Starting 2013, the world has seen a dramatic fall in steel prices. The so called commodity super cycle which began at the start of the millennium has come to an end. Steel producing firms are frantically trying to reduce capacity since steel prices which fell by nearly 35% in 2015 no longer justify production.
Iron ore prices are extremely important while analysing steel prices, 98% of all iron ore mined is converted into steel. The chart below shows the price of iron ore as per China’s import prices. As can be seen from the chart, prices of iron ore started picking up at the end of 2008 and rose to a peak of $187.18 per metric ton at the start of 2011. Starting 2013, iron ore prices have fallen rapidly and ended the year 2015 at a price of $39.6 per ton.
China & Steel
Below is the production and consumption data for steel. The data has been divided into two periods signifying Rising prices (2008-2012) and then Fall in prices (2013-?).
Rising prices (2008-2012)
Between the years 2008 and 2012 the price of iron ore rose rapidly, rising to a peak of $187.18 per metric ton in February of 2011 compared to $36 per metric ton in December of 2007.
If we look at the chart below, steel prices have shown a similar trend. The Shanghai steel rebar futures and Shanghai steel wire rod futures both hit their respective peaks of ¥5,218 (Yuan) per ton and ¥5,018 per ton in February of 2011.
Below is a table which shows the region wise break up of growth in the demand and supply of steel between the years 2007 and 2012.
We can see from the table that growth in demand for steel exceeded the growth in production of steel by 2% in the given time period. If we exclude Chinese production and consumption data, global production of steel declined by 3.2% while global demand for steel declined by 4.3%.
While demand for steel stood at 1,412.1 million metric tons in 2012 compared to 1,208.6 million metric tons in 2007.
While on the demand side, 646.2 million metric tons of steel was demanded in 2012 compared to 408.3 million metric tons in 2007.
Fall in prices (2013-?)
Since peaking in 2011, iron ore prices remained elevated till the end of 2012. In 2013, iron ore prices started fluctuated between $114.81 and $154.64. Iron ore ended 2013 at a price of $135.79 per metric ton. By December of 2014, iron ore prices had fallen by nearly 50% to $68.8 per metric ton. Iron ore prices ended 2015 at a price of $39.6 per metric ton, thus, falling a further 43% during 2015.
If we look at the Shanghai steel rebar futures and Shanghai steel wire rod futures, they display a similar trend. During 2013, steel rebar futures fluctuated between ¥3,325 per ton and ¥4,214 per ton, while the steel wire rod futures fluctuated between ¥3,437 per ton and ¥4,014 per ton. By the end of 2014, the steel rebar futures stood at ¥2,575 per ton and the steel wire rod futures stood at ¥2,840 per ton, an annual decline of 29% and 22% respectively. By the end of 2015, both futures had fallen further, steel rebar futures stood at ¥1,773 per ton while the wire rod futures stood at ¥1,830 per ton, a decline of 31% and 35% respectively.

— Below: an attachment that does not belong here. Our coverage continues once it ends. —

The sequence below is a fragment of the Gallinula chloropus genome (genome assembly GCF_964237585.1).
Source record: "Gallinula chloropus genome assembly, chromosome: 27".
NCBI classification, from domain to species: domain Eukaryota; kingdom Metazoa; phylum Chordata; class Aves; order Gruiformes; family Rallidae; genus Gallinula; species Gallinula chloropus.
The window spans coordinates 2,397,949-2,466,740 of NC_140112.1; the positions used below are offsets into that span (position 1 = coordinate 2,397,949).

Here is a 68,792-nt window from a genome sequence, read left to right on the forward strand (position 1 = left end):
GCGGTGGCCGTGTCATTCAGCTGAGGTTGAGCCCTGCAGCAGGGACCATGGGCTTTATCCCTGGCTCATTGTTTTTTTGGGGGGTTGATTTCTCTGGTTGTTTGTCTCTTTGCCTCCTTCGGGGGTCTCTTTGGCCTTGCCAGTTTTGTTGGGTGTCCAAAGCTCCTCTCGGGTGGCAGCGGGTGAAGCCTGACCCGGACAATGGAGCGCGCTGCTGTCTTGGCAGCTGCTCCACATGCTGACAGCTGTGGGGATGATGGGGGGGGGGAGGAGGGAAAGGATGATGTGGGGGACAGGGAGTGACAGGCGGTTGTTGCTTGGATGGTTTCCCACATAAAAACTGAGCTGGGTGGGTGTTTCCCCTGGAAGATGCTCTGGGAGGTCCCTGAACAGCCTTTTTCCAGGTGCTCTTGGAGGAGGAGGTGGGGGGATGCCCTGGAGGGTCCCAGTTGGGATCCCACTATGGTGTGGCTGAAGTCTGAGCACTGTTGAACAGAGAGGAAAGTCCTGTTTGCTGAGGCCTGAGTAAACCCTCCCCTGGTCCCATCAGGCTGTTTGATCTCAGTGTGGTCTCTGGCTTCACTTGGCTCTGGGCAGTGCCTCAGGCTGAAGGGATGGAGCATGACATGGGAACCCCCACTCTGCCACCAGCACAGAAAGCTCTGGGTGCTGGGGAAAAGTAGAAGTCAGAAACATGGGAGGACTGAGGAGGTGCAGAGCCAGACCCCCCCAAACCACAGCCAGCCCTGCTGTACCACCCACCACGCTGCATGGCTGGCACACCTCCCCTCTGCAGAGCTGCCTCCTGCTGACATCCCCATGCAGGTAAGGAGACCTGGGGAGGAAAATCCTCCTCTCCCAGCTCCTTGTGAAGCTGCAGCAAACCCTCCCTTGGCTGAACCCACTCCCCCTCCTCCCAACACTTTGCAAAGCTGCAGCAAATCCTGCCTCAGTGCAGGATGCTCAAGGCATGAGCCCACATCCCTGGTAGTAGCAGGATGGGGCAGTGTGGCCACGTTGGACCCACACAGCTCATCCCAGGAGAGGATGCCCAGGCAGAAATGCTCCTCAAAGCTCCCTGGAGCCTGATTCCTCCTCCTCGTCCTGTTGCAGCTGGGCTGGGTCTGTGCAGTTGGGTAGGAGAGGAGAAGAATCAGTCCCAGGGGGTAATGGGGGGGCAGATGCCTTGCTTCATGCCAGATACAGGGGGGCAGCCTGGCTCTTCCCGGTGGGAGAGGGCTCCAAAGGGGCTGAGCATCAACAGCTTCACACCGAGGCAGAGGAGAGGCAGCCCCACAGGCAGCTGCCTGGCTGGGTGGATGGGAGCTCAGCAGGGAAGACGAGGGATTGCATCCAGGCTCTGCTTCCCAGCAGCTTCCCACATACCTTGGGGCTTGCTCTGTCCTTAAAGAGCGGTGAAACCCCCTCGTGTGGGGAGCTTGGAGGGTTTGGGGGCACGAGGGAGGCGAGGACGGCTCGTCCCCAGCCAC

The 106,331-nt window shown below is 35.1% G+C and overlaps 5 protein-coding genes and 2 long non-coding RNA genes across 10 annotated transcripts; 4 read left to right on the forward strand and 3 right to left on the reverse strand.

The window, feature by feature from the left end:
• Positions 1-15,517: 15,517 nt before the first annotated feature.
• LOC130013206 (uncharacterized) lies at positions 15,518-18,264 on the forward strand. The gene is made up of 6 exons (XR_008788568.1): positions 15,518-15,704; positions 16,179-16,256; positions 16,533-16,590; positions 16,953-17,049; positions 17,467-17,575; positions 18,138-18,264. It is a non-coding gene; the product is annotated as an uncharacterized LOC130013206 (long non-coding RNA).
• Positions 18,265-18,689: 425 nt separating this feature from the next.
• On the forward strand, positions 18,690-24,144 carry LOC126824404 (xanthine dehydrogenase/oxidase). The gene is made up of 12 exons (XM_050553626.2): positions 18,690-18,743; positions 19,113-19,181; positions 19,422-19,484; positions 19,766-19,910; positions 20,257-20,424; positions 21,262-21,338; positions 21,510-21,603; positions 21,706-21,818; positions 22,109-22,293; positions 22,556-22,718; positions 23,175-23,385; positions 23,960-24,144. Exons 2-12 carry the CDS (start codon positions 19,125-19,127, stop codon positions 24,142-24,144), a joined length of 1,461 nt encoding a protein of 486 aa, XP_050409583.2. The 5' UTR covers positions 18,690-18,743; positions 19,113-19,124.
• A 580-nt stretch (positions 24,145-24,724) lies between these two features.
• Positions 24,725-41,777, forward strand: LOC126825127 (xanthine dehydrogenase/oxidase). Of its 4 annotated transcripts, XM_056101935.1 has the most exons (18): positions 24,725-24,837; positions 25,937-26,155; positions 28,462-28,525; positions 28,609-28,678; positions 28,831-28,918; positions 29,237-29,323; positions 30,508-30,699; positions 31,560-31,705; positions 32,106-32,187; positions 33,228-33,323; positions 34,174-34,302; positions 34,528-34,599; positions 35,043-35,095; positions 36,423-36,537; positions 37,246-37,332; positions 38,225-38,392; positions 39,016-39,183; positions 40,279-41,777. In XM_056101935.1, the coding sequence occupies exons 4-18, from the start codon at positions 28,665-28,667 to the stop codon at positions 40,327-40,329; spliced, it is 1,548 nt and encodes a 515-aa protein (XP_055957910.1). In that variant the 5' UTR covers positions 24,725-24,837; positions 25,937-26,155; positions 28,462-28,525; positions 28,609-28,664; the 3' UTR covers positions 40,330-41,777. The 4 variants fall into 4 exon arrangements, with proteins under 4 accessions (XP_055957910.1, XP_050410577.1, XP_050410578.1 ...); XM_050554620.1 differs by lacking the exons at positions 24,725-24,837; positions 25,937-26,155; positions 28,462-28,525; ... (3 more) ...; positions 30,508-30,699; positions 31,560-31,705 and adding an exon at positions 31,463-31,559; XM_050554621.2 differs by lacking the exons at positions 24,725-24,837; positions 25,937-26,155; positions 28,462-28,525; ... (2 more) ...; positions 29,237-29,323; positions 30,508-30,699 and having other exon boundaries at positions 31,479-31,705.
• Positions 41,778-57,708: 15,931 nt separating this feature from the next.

Below is the production and consumption data for steel between the years 2012 and 2015.
Thus, once again we can see from the table that growth in demand for steel exceeded the growth in production of steel by 2% in the given time period. If we exclude Chinese production and consumption data, global production of steel actually declined by 1.4%, while global demand for steel increased by 8%. Thus, China instead of pushing up growth in global demand for steel is now pulling it down by 0.9%. On the other hand, China pushed up the growth in global supply of steel by 6.6%.
While global demand for steel stood at 1,513 million metric tons in 2015 compared to 1,412.1 million metric tons in 2012.
While demand for steel stood at 685.9 million metric tons in 2015 compared to 646.2 million metric tons in 2012.
Overview & Analysis: China Stimulus Package (2008) & Expectations
As can be seen from the above data, there has been an oversupply in the steel market in both the time periods which have been considered above. In fact, the global steel market has been in a state of oversupply since the year 1990, i.e. in every year since 1990, production of crude steel has exceeded the consumption of crude steel.
In 2013, the Chinese economy started showing signs of slowing down due to various factors. These factors have led to the rebalancing effort which has been undertaken by the Chinese government. The casualty in this rebalancing effort is the demand for steel since the focus has shifted from investment led growth to consumption led growth, thus, new construction projects have reduced and hence the growth in demand for steel has fallen to 6.1%.
But, in the mean while steel producers in China have continued to expand production, growing at a healthy pace of 12.2% between the years 2012 and 2015. Unable to sell their produce at home, Chinese producers have tried to increase their exports. Thus, in an attempt to clear unsold stock they have cut prices which has led to a fall in global steel prices.
Iron and Steel sector is one of the most important sectors for any economy, the entire construction sector of a country depends on it. The fall in steel prices has had a crippling effect on the sector since many firms are making losses, just a few weeks back Tata Steel the 11th largest steel producer in the world decided to put its entire U.K. business up for sale due to large losses.
If we look at demand and supply data, then the steel market is still oversupplied. If we look at expectations, there is no real reason to expect demand for steel dramatically rise in any part of the world. Thus, this slump in steel prices is probably here to stay.
All the above data has been taken from the world steel association.